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130-Years Ago; The End of Sitting Bull

130-Years Ago; The End of Sitting Bull
December 15
08:13 2020

The End of Sitting Bull

By John Christian Hopkins

Sitting Bull

In the wee morning hours of December 15, 1890 an attempt to arrest Lakota holy man Sitting Bull left the elderly chief dead in the snow.

Sitting Bull may be the most prominent Native American leader in U.S. history; he certainly was to the Hunkpapa Lakotas. Before becoming a holy man Sitting Bull was highly regarded as a warrior.

He had a slow, deliberate way of thinking things over before acting, which led to his early childhood name, Slow.

But Slow was also determined to keep his people free. And Sitting Bull wasn’t sitting still while the Americans invaded his tribe’s land. Though he played no fighting role during the Battle of the Little Bighorn, his influence was felt on the battlefield.

Just days before Custer’s Last Stand – when the Lakota did not even know about the approaching danger – Sitting Bull had had a vision where he reported soldiers falling into the Indian camp upside down. This was taken as sign from the Great Spirit, Wakan Tanka, that the Lakotas were about to have a great victory.

When the battle arose the Lakota warriors were filled with confidence thanks to Sitting Bull’s vision.

But the holy man had also warned his people not to desecrate the dead soldiers or take any of their things from battlefield, lest the tribe suffer ultimate doom. The Lakotas ignored this part of Sitting Bull’s dream and Custer’s Last Stand became the beginning of the end of the Indians free-roaming way of life.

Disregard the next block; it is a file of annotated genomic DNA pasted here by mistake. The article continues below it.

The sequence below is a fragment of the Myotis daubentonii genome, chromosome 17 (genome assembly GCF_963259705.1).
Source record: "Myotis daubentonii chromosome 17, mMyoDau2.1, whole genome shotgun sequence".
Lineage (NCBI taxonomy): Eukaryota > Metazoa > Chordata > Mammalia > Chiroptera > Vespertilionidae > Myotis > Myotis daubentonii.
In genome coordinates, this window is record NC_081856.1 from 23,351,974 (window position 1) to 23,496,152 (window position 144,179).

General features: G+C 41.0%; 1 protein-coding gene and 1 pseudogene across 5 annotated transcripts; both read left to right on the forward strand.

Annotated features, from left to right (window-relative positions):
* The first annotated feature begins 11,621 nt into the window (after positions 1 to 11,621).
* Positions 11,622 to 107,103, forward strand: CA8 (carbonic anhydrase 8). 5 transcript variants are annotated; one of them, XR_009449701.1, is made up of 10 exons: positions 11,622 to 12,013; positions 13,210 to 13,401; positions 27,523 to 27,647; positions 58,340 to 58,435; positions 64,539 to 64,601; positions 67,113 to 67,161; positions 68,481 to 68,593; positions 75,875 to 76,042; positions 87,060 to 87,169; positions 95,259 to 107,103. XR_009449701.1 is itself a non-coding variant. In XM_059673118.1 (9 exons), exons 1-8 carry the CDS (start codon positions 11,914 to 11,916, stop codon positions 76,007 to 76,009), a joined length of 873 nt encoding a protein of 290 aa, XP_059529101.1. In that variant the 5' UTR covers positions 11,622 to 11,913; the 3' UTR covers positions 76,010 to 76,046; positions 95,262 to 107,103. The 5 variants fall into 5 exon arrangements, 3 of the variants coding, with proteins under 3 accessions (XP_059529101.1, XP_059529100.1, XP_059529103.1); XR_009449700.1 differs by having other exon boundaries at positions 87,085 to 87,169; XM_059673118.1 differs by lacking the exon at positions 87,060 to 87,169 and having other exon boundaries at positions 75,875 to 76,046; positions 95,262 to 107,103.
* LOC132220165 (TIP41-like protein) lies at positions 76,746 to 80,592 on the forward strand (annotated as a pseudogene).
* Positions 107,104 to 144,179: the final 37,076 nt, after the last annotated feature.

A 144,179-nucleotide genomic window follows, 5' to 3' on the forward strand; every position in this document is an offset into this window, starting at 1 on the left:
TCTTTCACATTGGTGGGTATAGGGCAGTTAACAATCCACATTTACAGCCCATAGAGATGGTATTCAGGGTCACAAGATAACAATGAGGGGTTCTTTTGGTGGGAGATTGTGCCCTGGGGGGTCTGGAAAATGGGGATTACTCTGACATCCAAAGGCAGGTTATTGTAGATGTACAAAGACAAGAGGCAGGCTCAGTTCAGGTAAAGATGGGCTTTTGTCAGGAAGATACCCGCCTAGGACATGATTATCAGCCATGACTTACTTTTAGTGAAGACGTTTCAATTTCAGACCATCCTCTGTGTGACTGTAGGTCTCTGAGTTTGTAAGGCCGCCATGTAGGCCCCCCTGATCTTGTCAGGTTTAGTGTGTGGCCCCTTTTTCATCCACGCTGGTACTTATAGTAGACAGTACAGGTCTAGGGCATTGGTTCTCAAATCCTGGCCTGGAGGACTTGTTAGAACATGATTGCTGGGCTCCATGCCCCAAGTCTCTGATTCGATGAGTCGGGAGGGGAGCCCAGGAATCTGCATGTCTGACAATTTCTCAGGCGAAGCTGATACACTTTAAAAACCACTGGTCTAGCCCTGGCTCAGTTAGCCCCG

Sitting Bull led his followers into Canada, where the Canadians said they could live in peace so long as they caused no harm. But there’s no place like home, so Sitting Bull’s band returned to the U.S. and surrendered.

The Indian agent at the Standing Rock Reservation, James McLaughlin, and the federal government sought to diminish Sitting Bull’s influence on his kinsmen every way they could.

Though chiefs often sent someone else to the agency to pick up their rations, the agent made Sitting Bull come in person. The government elevated Red Cloud and Spotted Tail to head chief status, trying to cut Sitting Bull out of the power structure of the tribe.

When Sitting Bull traveled with Buffalo Bill’s wild west show he returned to Standing Rock with no money. This, McLaughlin declared, showed how foolish the old chief was.

But, Sitting Bull had used his money to buy gifts for everyone on the reservation. The agent, in his arrogance, didn’t understand that a chief’s responsibility was to take care of his people before himself.

In the late 1880s the Ghost Dance craze swept across the plains. The dance – a blend of native and Christian religions – was to make the land the way it was before the coming of the white man. The Ghost Dance promised that dead ancestors would return and the buffalo would once again roam the plains.

The Ghost Dance reached the Standing Rock agency in 1890. Though Sitting Bull took no part in the dance, nor did he seek to end it. This caused the agent and military to fear that the old chief was going to use the frenzied dancers to take to the warpath again.

On December 15th Indian Police were sent to Standing Rock to arrest Sitting Bull. At first the chief gave into their demands, but as a crowd began to gather around his home the elderly holy man balked.

The crowd grew hostile and violence erupted. An Indian policeman, Red Tomahawk, fired his first shot into the back of Sitting Bull’s head.

 

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